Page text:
Widening the bottleneck: can citizen science accelerate conservation?
Ecological monitoring is a key part of any conservation work: if you don’t know what’s out there, you can’t protect it. But that’s easier said than done: using traditional survey methods, this work is costly, logistically challenging, slow and limited in its geographic scale. In the last couple of decades, two approaches have emerged to speed up the process of collecting and processing data. The first is citizen science, which recruits non-expert volunteers to record data in the field, as well as help make sense of it. The second is AI, which doesn’t help collect raw data, but with the right training, can learn to process and label data as accurately or more accurately than humans, in a fraction of the time. Both methods are already helping to scale conservation efforts — but they’re not interchangeable. In this post I’ll navigate some of the trade-offs they introduce, and how those depend on the use case at hand.
One review of projects using citizen science and AI in ecology highlights the potential for complementarity between the two approaches, since citizen science provides data at a geographic and temporal scale that traditional monitoring techniques have trouble achieving. Because of this, citizen science initiatives have excelled in monitoring poleward shifts in animal species ranging from butterflies to marine fish. Citizen science projects also build valuable public engagement in conservation issues. However, since citizen science relies on volunteers, it is most effective for accessible locations and charismatic target species, and may lose traction as the project ages.
A more serious limitation of citizen science is its potential for inaccuracy. A quantitative review of hundreds of published citizen science studies found that while only 51-62% of published comparisons resulted in accurate citizen science data, 73% of abstracts described the accuracy of the data in positive terms. This suggests that the accuracy of citizen science data is generally over-reported. What does this mean for integration with AI?
There’s a common view of AI applications that if only we could get enough data, the problem would be all but solved. While there are lots of cases where data quantity is the limiting factor, there are as many more where it’s not. A less well-known trend in AI is that data quality can make or break the success of algorithms. Andrew Ng, a leading figure in AI, recently wrote an article underlining the pivotal role of data quality over quantity, especially in smaller-scale applications (this includes practically all ecological applications).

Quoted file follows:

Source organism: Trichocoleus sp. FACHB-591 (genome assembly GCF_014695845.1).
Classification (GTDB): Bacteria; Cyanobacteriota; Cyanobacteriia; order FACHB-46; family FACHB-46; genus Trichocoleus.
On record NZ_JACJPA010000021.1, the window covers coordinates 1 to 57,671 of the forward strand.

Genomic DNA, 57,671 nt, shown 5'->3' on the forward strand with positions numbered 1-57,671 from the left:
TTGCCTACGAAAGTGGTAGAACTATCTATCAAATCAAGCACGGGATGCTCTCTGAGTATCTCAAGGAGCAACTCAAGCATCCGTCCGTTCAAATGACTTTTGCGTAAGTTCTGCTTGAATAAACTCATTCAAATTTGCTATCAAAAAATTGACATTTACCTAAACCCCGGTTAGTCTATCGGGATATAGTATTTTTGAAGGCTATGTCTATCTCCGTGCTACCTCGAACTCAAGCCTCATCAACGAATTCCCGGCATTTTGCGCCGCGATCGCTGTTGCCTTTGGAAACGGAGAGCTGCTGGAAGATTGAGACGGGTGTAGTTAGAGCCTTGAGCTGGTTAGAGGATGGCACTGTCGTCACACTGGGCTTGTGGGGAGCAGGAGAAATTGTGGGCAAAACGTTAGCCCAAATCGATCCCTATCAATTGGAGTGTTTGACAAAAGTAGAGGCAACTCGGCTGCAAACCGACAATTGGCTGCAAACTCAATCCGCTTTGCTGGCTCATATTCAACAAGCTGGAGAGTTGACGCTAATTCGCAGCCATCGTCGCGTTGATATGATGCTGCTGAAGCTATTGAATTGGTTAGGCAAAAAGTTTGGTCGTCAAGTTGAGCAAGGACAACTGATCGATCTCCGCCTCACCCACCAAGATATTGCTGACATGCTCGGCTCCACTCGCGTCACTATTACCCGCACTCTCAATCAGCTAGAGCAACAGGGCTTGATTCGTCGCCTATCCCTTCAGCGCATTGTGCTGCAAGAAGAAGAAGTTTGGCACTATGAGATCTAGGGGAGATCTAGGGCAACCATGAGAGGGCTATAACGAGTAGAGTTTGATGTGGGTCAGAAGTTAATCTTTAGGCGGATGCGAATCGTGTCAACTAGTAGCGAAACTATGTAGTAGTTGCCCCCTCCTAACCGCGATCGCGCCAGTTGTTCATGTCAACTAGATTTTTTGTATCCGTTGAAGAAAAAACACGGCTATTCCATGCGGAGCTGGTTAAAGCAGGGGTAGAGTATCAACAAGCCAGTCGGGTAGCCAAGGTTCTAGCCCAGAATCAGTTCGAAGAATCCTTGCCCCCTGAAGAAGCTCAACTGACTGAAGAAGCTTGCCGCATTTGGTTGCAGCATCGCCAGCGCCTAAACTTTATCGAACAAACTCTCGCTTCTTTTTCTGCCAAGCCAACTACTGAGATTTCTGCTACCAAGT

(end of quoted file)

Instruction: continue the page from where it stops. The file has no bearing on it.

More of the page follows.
Even when quantity is no object, problems with quality can prove detrimental. The worldwide effort to use AI to aid in COVID-19 diagnosis, which is now widely agreed to have been a failure, is a cautionary tale here. At the beginning of the pandemic, numerous independent groups of AI scientists dropped what they were doing and put themselves to the task of diagnosing and triaging patients using x-ray and CT scan imagery. As the virus spread, so did large datasets of labelled medical imagery. But the doctors submitting the imagery — understandably — had other things on their minds besides ensuring data uniformity. Doctors are professional doctors, but when it comes to annotating data for machine learning, they’re citizen scientists. A number of problems emerged with the data. Combining datasets from multiple sources sometimes led to duplicates, cross-contaminating the testing and training datasets and artificially inflating success metrics; some algorithms learned that horizontally-oriented x-rays were more likely to be seriously ill than vertically-oriented ones (if you’re seriously ill, you’re likely lying down); and so on. The result was that, despite hard work and good intentions on all fronts, no reliable diagnostic tool ever came out of these efforts. Big data abounded, but good data did not.
So the question is: is the bottleneck for marine mammal detection big data, or good data? The field is witnessing an explosion of new, increasingly affordable, data gathering techniques. We can even see whales from space! This leaves data processing and analysis — not data collection — as the tightest bottleneck. That’s not to say citizen science can’t play a role down the road, but Whale Seeker believes that the first step to a reliable and scalable monitoring solution will have to depend on an interplay between expert biologists and AI.